How do you know what’s going on in your network? I mean, how do you really know? If you’re planning any sort of infrastructure upgrade, you absolutely need to know what your current network capacity and utilization are. If you don’t, you’re flying blind.
Network capacity planning is the practice of determining the availability of network resources with regard to WAN bandwidth, link utilization, port density, traffic baselines, points of congestion, and the CPU/memory utilization of key appliances. Some organizations go even further by identifying staffing requirements, types of traffic by volume, packet loss on critical links, and mean time to repair (MTTR) for network-related incidents. Knowing today’s network capacity is a prerequisite for determining a strategy for tomorrow’s network capacity.
There are two specific hurdles to really understanding the current state of the network when planning for growth. The first is a lack of documentation, and the second is the weakness of some of our current network management protocols, namely SNMP.
Often, we’re lacking sufficient or accurate documentation. Even some basic notes saved on a department share can help an engineer determine some quick statistics, such as where trunk ports are located, where layer 3 boundaries are configured, and how many 48-port switches are in a hard-to-get-to IDF. Unfortunately, good documentation is pretty rare, and without it, having to find out “what is” wastes a tremendous amount of time and money.
Programmatic network mapping can help solve this problem and give network engineers the information to determine network inventory, port density, and platform allocation all within a matter of minutes. Ultimately, this information forms a critical part of the baseline for determining how to grow the network to meet the future needs of the business.
But documentation can tell us only so much. We also need to know the current state of the network in the context of how the business is consuming it. We have built-in tools that can start us off on the right foot, such as SNMP MIB data, but to really dig into the network and determine current state before determining future state, SNMP isn’t enough.
SNMP uses a management information base, or a MIB, to manage all of the interrelated objects within the MIB table related to network elements. SNMP MIBs ship with network devices and are loaded on a management station.
But not all SNMP managers are the same. That means that your SNMP manager may not be able to understand messages coming from a newly deployed network device. MIBs can be customized to an extent to account for this, but it becomes a process of writing custom MIB files to work with divergent platforms and to accommodate changing telemetry needs.
Being an open standard, you’d think SNMP would work across vendors, but actually the opposite is true. There’s very little standardization across vendors or even among devices from the same vendor. Also, MIBs require querying and provide no real-time streaming telemetry, so it can be cumbersome to get specific flow data.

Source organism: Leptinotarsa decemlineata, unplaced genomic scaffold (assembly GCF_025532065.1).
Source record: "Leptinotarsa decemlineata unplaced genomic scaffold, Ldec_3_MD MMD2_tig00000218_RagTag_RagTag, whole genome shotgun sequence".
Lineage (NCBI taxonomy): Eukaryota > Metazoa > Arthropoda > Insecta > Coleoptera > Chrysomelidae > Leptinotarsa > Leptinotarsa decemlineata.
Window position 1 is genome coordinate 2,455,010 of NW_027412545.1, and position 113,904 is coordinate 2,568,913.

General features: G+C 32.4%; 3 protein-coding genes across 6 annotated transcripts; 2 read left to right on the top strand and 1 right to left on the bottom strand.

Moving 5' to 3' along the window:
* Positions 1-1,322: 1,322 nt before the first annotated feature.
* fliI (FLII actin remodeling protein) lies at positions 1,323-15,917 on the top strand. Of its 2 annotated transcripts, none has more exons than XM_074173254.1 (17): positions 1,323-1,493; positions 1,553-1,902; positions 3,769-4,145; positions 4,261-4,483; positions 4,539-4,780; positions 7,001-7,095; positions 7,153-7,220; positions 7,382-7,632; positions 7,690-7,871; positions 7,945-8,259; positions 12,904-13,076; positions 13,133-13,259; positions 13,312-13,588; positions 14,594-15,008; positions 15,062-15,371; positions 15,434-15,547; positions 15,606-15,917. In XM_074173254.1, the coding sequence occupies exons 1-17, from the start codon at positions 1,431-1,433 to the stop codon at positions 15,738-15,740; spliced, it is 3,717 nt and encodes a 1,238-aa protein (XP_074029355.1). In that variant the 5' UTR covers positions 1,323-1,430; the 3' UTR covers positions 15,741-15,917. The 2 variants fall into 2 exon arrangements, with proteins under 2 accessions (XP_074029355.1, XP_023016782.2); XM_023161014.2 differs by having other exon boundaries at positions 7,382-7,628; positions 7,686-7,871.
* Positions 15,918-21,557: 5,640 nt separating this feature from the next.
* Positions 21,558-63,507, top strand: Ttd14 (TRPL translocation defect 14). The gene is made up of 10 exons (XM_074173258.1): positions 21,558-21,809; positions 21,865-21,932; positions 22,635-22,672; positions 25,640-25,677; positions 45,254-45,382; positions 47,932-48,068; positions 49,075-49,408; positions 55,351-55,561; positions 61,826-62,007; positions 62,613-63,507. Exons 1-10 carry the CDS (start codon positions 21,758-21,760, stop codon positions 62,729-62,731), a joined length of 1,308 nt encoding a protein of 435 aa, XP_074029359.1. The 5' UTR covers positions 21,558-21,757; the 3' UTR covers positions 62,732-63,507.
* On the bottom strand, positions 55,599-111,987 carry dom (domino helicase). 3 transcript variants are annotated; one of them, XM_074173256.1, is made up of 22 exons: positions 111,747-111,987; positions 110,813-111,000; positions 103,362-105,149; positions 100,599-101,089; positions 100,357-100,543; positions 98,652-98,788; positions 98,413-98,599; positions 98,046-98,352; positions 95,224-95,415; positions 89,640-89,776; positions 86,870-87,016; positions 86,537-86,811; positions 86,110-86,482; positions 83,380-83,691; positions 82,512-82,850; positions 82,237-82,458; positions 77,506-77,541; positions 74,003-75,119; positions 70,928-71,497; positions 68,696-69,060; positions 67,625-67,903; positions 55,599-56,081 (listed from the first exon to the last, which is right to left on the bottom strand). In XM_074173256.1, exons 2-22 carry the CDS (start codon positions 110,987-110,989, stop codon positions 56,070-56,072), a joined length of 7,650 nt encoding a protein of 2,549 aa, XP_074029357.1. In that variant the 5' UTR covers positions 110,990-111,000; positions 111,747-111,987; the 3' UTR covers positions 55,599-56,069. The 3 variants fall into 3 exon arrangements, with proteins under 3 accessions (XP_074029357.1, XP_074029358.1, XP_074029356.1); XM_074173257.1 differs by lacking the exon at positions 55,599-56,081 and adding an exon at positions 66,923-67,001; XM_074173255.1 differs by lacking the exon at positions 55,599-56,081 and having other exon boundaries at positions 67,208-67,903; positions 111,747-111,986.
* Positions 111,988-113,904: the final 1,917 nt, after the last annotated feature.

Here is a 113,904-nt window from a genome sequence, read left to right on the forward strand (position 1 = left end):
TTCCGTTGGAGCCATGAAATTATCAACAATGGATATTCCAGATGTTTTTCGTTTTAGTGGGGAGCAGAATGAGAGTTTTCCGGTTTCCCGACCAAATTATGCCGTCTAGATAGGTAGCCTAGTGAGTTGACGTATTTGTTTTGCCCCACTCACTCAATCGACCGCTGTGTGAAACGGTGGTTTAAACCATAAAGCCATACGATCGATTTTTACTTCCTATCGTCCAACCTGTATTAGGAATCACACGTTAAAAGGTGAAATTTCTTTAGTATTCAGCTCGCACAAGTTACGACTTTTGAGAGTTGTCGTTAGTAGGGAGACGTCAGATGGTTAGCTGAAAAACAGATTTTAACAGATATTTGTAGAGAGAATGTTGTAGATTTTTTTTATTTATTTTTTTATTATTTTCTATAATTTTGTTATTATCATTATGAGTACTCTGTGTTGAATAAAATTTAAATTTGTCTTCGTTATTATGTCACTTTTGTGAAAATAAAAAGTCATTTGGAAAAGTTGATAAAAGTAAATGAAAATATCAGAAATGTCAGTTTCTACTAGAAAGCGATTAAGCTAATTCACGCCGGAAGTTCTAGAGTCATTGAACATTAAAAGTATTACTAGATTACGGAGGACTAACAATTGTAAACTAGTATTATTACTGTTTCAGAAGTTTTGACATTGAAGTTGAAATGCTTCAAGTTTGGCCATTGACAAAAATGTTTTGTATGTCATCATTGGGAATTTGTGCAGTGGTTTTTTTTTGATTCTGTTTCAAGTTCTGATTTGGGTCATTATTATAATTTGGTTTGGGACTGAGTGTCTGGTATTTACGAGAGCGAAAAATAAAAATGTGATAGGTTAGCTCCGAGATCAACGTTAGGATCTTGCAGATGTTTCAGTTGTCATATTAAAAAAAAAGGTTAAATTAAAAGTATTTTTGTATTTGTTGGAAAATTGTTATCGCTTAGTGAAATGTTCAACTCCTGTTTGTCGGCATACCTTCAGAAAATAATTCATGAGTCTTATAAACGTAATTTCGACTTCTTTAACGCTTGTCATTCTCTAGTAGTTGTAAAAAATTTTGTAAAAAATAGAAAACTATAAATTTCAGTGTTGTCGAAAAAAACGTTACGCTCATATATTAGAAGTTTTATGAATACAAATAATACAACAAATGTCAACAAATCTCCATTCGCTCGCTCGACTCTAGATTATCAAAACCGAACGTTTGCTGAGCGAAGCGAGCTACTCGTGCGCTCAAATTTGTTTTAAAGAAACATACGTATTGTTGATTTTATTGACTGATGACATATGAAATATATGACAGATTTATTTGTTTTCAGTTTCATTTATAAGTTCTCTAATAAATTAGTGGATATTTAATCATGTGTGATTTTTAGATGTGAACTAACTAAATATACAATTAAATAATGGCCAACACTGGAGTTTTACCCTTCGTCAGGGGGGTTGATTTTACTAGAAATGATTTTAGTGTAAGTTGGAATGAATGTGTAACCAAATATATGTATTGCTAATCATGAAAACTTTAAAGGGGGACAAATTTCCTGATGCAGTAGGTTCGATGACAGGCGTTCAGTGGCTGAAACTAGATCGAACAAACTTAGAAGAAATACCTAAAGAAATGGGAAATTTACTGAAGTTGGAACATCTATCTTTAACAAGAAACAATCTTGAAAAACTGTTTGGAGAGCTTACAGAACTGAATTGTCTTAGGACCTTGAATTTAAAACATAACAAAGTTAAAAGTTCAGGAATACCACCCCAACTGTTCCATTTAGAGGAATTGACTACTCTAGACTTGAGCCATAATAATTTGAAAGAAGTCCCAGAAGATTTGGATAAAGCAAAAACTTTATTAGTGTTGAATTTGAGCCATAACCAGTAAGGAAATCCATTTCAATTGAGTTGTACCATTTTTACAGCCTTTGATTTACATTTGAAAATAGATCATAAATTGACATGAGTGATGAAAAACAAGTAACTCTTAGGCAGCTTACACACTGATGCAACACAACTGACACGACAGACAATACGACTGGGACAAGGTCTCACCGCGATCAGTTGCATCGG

This isn’t to say that SNMP is all bad. It’s great for what it is – it’s just not the silver bullet to gather information from a variety of vendor devices and platforms. In spite of lousy documentation and a simple network management protocol that leaves me wanting, I still need to get the job done, and I need to get it done now. I’ve crawled networks manually logging into devices one at a time, and it’s miserable. And though it’s mind-numbing to crawl a network that way, I got the information I needed.
This is where the beauty of NetBrain’s dynamic mapping really shines. NetBrain discovers a network programmatically, which means it gets the information I need without me having to write custom MIBs, without relying on lousy documentation, and without having to log into devices myself one at a time.
The difference is that NetBrain primarily discovers a network through Telnet and SSH. SNMP is used only initially to determine a device’s make and model so that the appropriate syntax can be sent to the device. From there, the software can gather any information available via CLI commands, including routing tables, link utilization, interface statistics, and anything else an engineer might want to look at.
In the context of network capacity planning, this means CDP and LLDP can be used to discover neighbors. This is how NetBrain can build a network Benchmark including a topology, port densities, link utilization, top talkers, and any other criteria an engineer would need to get a quality snapshot of today’s network and plan for tomorrow.
We’re solving two problems here. Lousy documentation and the weaknesses of SNMP are both overcome by programmatic network discovery. How do you know what’s going on in your network? I mean, how do you really know? If you don’t prefer flying blind when planning for network capacity, you need to know the current state of your network so you can determine what tomorrow’s network should look like.